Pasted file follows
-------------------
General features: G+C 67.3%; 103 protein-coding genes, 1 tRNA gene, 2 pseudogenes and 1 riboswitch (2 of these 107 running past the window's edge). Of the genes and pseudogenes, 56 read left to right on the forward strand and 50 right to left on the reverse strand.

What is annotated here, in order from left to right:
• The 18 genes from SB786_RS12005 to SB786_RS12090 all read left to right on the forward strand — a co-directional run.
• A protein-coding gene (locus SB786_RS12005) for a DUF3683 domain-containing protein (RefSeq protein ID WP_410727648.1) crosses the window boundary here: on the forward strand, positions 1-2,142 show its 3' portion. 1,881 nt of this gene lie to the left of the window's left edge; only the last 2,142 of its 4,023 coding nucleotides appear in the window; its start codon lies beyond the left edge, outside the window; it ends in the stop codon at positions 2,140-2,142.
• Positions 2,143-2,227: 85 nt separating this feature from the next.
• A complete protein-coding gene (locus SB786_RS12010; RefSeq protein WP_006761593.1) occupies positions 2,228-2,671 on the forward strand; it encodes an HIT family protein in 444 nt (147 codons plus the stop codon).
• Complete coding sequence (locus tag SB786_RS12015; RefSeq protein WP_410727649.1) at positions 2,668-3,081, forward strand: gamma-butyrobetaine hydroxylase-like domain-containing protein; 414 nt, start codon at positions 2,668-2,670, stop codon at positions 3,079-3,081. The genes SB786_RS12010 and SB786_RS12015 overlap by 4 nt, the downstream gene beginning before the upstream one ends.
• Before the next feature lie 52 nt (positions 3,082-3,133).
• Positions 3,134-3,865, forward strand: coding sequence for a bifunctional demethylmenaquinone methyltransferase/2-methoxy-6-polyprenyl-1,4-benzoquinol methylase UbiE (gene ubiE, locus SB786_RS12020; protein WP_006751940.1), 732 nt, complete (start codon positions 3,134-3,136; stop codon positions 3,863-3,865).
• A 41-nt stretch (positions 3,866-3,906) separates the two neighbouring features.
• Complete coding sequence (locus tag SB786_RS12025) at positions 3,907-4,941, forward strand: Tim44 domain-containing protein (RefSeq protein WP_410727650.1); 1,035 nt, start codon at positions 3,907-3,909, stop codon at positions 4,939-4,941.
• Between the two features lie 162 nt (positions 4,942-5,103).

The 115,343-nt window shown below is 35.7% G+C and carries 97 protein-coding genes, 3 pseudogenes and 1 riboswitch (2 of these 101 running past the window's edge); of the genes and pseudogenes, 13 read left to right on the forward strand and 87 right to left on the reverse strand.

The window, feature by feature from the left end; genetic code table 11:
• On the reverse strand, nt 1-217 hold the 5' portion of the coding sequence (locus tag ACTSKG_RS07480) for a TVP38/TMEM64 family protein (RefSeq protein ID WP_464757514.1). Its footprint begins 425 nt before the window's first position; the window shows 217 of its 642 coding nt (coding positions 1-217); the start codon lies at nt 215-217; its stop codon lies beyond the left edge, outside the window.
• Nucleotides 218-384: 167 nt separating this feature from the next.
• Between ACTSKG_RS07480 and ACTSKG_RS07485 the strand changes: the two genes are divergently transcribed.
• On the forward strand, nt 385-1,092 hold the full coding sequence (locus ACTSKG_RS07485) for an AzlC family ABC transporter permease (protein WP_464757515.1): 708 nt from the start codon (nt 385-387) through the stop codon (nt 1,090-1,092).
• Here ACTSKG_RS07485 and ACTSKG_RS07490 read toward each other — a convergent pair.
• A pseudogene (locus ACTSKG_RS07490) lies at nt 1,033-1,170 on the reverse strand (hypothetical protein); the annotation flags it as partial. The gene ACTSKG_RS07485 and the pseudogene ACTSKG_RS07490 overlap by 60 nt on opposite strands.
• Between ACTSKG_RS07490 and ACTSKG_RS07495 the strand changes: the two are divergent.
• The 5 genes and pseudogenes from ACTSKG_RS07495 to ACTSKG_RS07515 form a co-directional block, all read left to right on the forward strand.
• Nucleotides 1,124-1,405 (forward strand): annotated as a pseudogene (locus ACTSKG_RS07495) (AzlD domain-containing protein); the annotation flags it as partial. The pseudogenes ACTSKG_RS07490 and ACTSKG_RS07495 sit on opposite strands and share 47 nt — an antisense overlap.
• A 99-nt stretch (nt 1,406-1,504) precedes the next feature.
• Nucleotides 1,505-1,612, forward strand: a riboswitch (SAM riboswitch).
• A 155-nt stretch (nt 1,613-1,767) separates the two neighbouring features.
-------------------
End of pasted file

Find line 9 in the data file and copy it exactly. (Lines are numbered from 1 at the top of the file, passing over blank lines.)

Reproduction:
• Positions 3,134-3,865, forward strand: coding sequence for a bifunctional demethylmenaquinone methyltransferase/2-methoxy-6-polyprenyl-1,4-benzoquinol methylase UbiE (gene ubiE, locus SB786_RS12020; protein WP_006751940.1), 732 nt, complete (start codon positions 3,134-3,136; stop codon positions 3,863-3,865).